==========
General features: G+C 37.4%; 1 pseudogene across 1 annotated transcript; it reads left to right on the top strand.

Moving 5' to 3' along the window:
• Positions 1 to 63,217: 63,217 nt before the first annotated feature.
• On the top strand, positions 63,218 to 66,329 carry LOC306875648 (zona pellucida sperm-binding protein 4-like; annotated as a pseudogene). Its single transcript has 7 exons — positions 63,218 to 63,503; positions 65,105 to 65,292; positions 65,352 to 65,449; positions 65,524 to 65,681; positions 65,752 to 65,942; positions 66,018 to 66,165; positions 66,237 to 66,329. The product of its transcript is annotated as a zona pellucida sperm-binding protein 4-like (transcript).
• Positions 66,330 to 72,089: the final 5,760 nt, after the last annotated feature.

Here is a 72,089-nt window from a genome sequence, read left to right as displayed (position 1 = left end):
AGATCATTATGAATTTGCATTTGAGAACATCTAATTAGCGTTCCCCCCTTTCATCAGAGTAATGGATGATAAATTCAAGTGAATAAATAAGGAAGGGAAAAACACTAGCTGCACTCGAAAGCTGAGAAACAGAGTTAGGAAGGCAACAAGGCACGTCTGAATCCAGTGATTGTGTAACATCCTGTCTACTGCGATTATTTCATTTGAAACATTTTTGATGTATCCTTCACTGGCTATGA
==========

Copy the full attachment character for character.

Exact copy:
General features: G+C 37.4%; 1 pseudogene across 1 annotated transcript; it reads left to right on the top strand.

Moving 5' to 3' along the window:
• Positions 1 to 63,217: 63,217 nt before the first annotated feature.
• On the top strand, positions 63,218 to 66,329 carry LOC306875648 (zona pellucida sperm-binding protein 4-like; annotated as a pseudogene). Its single transcript has 7 exons — positions 63,218 to 63,503; positions 65,105 to 65,292; positions 65,352 to 65,449; positions 65,524 to 65,681; positions 65,752 to 65,942; positions 66,018 to 66,165; positions 66,237 to 66,329. The product of its transcript is annotated as a zona pellucida sperm-binding protein 4-like (transcript).
• Positions 66,330 to 72,089: the final 5,760 nt, after the last annotated feature.

Here is a 72,089-nt window from a genome sequence, read left to right as displayed (position 1 = left end):
AGATCATTATGAATTTGCATTTGAGAACATCTAATTAGCGTTCCCCCCTTTCATCAGAGTAATGGATGATAAATTCAAGTGAATAAATAAGGAAGGGAAAAACACTAGCTGCACTCGAAAGCTGAGAAACAGAGTTAGGAAGGCAACAAGGCACGTCTGAATCCAGTGATTGTGTAACATCCTGTCTACTGCGATTATTTCATTTGAAACATTTTTGATGTATCCTTCACTGGCTATGA